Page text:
Marketing-driven Highway Safety Signs Blocked by Feds

The marketing grades are in: “A” for the New Jersey Department of Transportation. “F” for the Federal Highway Administration.

The headline: New Jersey recently deployed clever road safety messages on electronic highway signs carefully crafted to connect with local drivers so important safety communications would be absorbed. The government’s response: STOP.

The beauty and marketing essence of the program is that the department of transportation team was able to effectively target drivers based on a strong understanding of the local population, including social and cultural norms and language (i.e., their customers). However, the federal government stepped in, slapped New Jersey’s hands and essentially told the garden state not to effectively communicate with its residents. While New Jersey may have violated some fine print in the federal transportation guidelines for electronic highway signs, the government has classically missed the forest for the trees.

Photos: NJ Department of Transportation via New York Post newspaper.

One of the most basic and critical fundamentals for business success is being able to effectively communicate and engage with your customers. That means truly understanding who they are, what makes them tick and how to talk to them to achieve desired influence, action and outcome. This includes using plain, direct language and humor if and when appropriate.

It’s exactly what the New Jersey Transportation Department did:

  • “The Department wanted to be more creative in how we present our safety messages. We are trying a few new messages that are both fun and catchy in hopes that people will remember the message to drive safely.”

Further, they optimized taxpayer dollars by utilizing in-house creative resources for the messaging. Here’s what the department’s social media manager said about the initiative in a LinkedIn post:

  • “Grateful for the opportunity to venture out of social media world and create new messages for NJDOT’s VMS boards. My team and I had a lot of fun adding humor (and sometimes sass) to these important safety messages.”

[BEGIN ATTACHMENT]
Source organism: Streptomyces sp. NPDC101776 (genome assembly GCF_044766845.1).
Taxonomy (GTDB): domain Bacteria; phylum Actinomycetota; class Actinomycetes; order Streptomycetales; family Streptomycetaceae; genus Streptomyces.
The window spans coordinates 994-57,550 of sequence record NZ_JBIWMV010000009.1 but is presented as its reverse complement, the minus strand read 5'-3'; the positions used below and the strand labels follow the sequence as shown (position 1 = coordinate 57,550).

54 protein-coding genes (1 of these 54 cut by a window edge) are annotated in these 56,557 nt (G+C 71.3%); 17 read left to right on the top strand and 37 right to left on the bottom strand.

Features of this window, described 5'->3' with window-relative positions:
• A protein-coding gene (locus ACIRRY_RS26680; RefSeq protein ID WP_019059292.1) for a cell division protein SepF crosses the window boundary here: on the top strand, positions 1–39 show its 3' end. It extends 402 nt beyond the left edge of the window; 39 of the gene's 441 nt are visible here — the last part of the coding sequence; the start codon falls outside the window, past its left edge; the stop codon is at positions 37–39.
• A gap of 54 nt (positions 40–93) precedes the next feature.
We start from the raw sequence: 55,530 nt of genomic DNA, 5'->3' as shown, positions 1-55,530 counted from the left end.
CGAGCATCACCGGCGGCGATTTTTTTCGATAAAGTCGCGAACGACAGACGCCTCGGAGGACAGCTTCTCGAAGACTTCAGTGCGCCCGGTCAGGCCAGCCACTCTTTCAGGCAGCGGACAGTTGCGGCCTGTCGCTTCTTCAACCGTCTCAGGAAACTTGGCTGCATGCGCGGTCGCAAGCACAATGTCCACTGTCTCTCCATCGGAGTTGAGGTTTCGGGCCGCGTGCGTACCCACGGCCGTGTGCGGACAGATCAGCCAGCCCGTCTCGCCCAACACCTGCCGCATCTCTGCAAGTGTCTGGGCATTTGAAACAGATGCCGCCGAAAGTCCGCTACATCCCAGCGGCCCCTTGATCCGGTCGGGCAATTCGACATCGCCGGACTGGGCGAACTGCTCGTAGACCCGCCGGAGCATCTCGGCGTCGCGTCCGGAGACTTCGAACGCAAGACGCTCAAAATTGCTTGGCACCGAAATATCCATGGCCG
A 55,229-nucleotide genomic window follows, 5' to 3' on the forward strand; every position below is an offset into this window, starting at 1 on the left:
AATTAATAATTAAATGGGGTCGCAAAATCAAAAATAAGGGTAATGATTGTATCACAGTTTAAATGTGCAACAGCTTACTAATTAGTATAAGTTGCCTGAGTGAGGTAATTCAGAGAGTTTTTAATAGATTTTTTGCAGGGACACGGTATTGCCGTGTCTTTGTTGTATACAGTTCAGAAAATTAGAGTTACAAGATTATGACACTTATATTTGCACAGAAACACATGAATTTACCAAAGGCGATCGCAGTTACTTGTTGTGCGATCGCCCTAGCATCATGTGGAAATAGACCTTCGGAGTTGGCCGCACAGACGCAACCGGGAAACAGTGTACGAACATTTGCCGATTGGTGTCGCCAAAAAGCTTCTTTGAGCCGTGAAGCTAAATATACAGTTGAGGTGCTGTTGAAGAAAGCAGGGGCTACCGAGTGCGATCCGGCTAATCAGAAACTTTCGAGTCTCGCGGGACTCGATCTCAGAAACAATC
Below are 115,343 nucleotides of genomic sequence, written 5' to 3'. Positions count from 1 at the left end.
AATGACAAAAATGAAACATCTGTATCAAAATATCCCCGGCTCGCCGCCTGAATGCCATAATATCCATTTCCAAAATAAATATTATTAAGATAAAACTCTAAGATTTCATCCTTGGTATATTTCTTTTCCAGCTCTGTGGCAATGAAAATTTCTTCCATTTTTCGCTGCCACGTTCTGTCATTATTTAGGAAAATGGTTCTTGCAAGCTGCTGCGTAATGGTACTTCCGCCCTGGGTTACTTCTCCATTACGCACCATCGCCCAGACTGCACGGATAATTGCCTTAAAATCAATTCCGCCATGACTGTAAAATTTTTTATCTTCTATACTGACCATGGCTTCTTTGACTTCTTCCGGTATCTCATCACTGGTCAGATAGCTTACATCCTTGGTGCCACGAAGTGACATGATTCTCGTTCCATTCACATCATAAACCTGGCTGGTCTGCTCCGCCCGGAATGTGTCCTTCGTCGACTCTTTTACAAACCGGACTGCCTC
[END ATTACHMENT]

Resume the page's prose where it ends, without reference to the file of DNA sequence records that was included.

By the way, the Texas Department of Transportation takes a similar approach and they are now wondering if the highway sign police are coming for them next.

Photo: Texas Department of Transportation via NBC 5 News (NBCDFW).

So, when it comes to important safety messages on electronic highway signs, why not craft the messages to appeal to most of the drivers on the road? New Jersey had the right idea. The federal government crushed them. Are other states next?

Harvey Chimoff is a global marketing executive whose experience and expertise span consumer packaged-goods brand management, B2B manufacturing, and plug-in marketing leader consulting. He is a customer-focused leader who connects marketing across the organization to drive performance and achieve business objectives. Harvey is the author of the new book Strategy First, Then Tactics.® How Practical Marketing Discipline Provides the Winning Edge, available on Amazon. Contact him at

Continue Marketing After the Sale with Packaging Messages. Even B2B!

The marketing job doesn’t end when the sale is made and the product is purchased or shipped.

Many factors contributing to company image and brand perception continue to be in play after the product leaves your premises. Top of the list is likely product performance. There’s something else though, perhaps underappreciated and deserving of more attention, that contributes to the overall customer experience.

The packaging that comes with your product — whether it’s the retail shopping bag, the shipping box, the actual product contents structure or even the B2B product container — can be a strong influencing factor in how you feel about what you just bought.

Credit: Harvey Chimoff.

Case in point is clothing and sports performance marketer Under Armour. Buy something in one of their factory stores and you’ll take your items home in a bag that boldly declares: Everything here was engineered to make you better. Continue reading

8 Brand Management Success Factors Drive Hess Toy Truck

Credit: Hess Toy Truck social media.

Both of these marketing statements are true:

  • The Hess Toy Truck brand is thriving.
  • The Hess consumer-retail brand is dead.

No, this isn’t a strange SAT logic test. It’s an example of how a strong sub-brand can flourish even though the parent brand is essentially defunct.

Keep reading for the explanation, and the eight, winning brand management success factors. Continue reading